Those interested in Frank's question regarding the origin of
"pseudosections" may, or may not, find the following helpful...
As Bas Hensen said, Roger Powell is probably responsible for the current
usage of "pseudosection" (i.e. phase diagrams depicting stable multivariant
assemblage fields for specified bulk rock compositions in P-T-bulk X
space), and it's probably worth emphasising, as Frank Spear did in his
original message and Prof Banno realised when listening to the European
petrologist, that these pseudosections are NOT equivalent to the
"pseudo-binary diagrams" used by Alan Thompson in his 1976 Am J Sci paper.
The earliest use of the term pseudosection I can find by Roger is in
Chapter 9 of his book (Powell 1978, Equilibrium Themodynamics in Petrology,
Harper & Row Publishers, London). Roger describes two types of T-XMg
diagrams on p. 219-223.
The first diagram shows stability fields of divariant/trivariant
assemblages with changing T for a fixed bulk rock value of A/FM (i.e.
single horizontal section across an AFM diagram). Roger calls these
"pseudobinary T-X sections" and states that "this section is only
pseudobinary because the compositions of the phases in the assemblage do
not plot in the plane of the section". Note that the XMg axis in these
sections denotes changing Fe-Mg bulk rock composition at fixed A/FM ratio.
The diagram shows which phase assemblages are stable (hence Frank's
suggestion that they could be called assemblage stability diagrams), but
give no information on phase composition. They simply show the XMg values
at which diviarant and trivariant field boundaries intersect the chosen
A/FM section, and how these values change with temperature. No additional
projection is involved in the construction of these diagrams: all the
information is already in the section of the diagram.
The second diagram plots changing XMg values of individual phases in each
divariant assemblage with changing temperature. Each divariant reaction is
a loop with one boundary defined by the compositional variation of the most
Fe-rich phase, and the other by the compositional variation of the most
Mg-rich phase. These diagrams can depict loops for all divariant
assemblages in an AFM diagram, including assemblages stable at different
A/FM values. They are projections of mineral compositions onto an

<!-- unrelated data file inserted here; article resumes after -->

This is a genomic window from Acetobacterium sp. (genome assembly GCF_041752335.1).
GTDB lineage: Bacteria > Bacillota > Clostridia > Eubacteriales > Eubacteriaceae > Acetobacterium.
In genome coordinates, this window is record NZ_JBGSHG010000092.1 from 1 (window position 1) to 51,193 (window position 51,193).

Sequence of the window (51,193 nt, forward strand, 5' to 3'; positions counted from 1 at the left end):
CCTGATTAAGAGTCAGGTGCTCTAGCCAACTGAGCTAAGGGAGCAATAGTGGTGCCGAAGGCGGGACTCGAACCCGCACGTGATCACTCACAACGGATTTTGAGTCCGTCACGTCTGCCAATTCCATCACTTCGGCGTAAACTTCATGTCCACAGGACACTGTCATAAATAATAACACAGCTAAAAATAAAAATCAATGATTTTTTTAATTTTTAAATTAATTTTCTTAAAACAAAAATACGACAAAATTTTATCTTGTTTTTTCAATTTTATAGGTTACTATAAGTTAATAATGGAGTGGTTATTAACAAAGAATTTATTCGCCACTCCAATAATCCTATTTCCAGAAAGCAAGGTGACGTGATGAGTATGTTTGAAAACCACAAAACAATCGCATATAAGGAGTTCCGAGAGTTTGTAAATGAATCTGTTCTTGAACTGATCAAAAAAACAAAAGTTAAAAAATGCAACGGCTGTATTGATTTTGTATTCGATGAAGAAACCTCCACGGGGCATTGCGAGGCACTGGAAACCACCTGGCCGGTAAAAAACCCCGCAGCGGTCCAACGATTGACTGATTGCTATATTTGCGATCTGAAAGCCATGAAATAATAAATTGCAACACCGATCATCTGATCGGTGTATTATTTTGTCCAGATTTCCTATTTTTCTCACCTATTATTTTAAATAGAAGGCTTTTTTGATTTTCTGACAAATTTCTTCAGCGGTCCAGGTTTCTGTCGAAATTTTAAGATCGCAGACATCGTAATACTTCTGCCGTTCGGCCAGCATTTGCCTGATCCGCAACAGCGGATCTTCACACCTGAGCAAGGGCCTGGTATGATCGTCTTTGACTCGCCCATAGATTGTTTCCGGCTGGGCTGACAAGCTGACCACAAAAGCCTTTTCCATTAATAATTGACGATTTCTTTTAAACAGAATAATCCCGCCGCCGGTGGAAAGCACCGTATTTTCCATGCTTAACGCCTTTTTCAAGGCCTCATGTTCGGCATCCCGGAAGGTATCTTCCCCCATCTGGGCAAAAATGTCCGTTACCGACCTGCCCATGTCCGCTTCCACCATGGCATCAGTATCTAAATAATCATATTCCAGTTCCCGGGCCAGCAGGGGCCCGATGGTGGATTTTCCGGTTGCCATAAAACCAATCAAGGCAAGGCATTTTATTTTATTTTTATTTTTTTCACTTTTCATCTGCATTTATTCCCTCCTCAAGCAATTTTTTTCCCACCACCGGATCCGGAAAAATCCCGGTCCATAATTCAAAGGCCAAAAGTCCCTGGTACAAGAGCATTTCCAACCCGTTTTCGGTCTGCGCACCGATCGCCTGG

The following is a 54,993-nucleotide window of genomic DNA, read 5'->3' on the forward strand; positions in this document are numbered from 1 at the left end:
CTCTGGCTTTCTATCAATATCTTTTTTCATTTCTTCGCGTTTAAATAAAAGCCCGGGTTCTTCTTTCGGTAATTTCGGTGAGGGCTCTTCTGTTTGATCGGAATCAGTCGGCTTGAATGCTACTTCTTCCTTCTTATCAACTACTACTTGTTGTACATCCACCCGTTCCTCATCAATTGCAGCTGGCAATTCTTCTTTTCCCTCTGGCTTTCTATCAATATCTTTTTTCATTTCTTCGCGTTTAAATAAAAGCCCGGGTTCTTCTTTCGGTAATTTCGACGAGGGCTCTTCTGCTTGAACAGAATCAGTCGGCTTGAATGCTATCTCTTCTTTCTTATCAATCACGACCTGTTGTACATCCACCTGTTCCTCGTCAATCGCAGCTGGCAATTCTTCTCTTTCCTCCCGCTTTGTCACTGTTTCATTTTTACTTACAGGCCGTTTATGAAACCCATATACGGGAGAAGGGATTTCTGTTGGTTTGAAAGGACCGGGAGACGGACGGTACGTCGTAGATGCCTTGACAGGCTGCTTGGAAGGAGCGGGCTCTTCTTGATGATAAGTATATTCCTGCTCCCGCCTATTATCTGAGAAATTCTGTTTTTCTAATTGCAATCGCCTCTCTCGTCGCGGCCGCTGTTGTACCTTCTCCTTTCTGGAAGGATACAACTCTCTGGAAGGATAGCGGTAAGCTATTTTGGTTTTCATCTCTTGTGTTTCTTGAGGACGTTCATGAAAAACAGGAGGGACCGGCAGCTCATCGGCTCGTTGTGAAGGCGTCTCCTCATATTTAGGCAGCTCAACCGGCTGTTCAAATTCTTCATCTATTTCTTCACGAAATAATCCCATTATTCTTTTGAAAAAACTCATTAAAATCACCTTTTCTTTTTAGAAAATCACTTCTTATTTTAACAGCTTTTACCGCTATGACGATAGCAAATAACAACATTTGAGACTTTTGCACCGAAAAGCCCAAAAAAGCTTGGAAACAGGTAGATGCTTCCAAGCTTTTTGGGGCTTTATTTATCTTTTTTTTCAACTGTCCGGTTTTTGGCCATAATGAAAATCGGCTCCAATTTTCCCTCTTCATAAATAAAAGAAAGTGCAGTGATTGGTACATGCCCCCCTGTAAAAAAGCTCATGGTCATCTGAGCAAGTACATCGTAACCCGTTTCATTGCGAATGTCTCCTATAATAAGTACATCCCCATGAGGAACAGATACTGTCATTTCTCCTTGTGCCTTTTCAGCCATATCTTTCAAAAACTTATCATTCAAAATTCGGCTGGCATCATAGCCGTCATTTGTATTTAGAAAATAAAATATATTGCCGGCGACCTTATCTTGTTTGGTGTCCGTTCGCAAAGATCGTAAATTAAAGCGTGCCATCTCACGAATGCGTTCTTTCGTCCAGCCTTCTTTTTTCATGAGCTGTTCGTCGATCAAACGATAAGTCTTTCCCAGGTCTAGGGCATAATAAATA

arbitrary horizontal Fe-Mg section across an AFM diagram, and the XMg axis
represents XMg in each phase (not bulk rock XMg). Roger calls these
diagrams "T-X projections".
Roger's pseudobinary sections are equivalent to the phase diagrams
introduced to metamorphic petrology by Bas in his 1971 paper, although this
latter paper dealt with P-X rather than T-X sections and did not use the
term pseudosection. Bas also showed how several P-X sections constructed
for different temperatures can be combined for a fixed XMg to derive P-T
diagrams depicting the stability of univariant and multivariant assemblages
for a single bulk composition. Although such P-T diagrams are not
discussed in Roger's book, he and his co-workers refer to them as P-T
pseudosections in numerous later papers, presumably using the "psuedo"
terminology since they are directly comparable to the pseudobinary T-X
sections, and just like the T-X sections the compositions of the individual
phases present in the assemblages are not equivalent to the composition for
which the diagram is constructed. All sorts of pseudosection can be found
in the literature (P-T, T-XMg, T-aCO2 etc), particularly in papers written
by Roger's group. It is now common pratice to construct such diagrams with
the Holland and Powell data set, with the result that the term
"pseudosection" is widely used in those parts of the world where THERMOCALC
Roger's T-X projections are equivalent to the "pseudo-binary T-X diagrams"
used by Alan Thompson, which is unfortunate as far as terminology goes.
Alan dos not say in his paper why he uses the term pseudo-binary, although
Frank gives a possible explanation in his message. A good question would
be why Roger used the term pseudosection for the "phase assemblage
diagrams" but saw nothing pseudo in his T-X projections. I note that Roger
lists Alan's 1976 paper in the reference list at the end of Chapter 9, and
so was presumably aware of Alan's terminology. As Bob Tracy points out we
would need to consult work in other fields to check the earliest
descirptions of "pseudo phase diagrams", but Roger has certainly been
consistent and labels phase diagrams in all his papers as either being T-X,
P-X and P-T projections, or T-X, P-X and P-T pseudosections.
I guess we really need to ask Roger if we want an answer to Frank's question!
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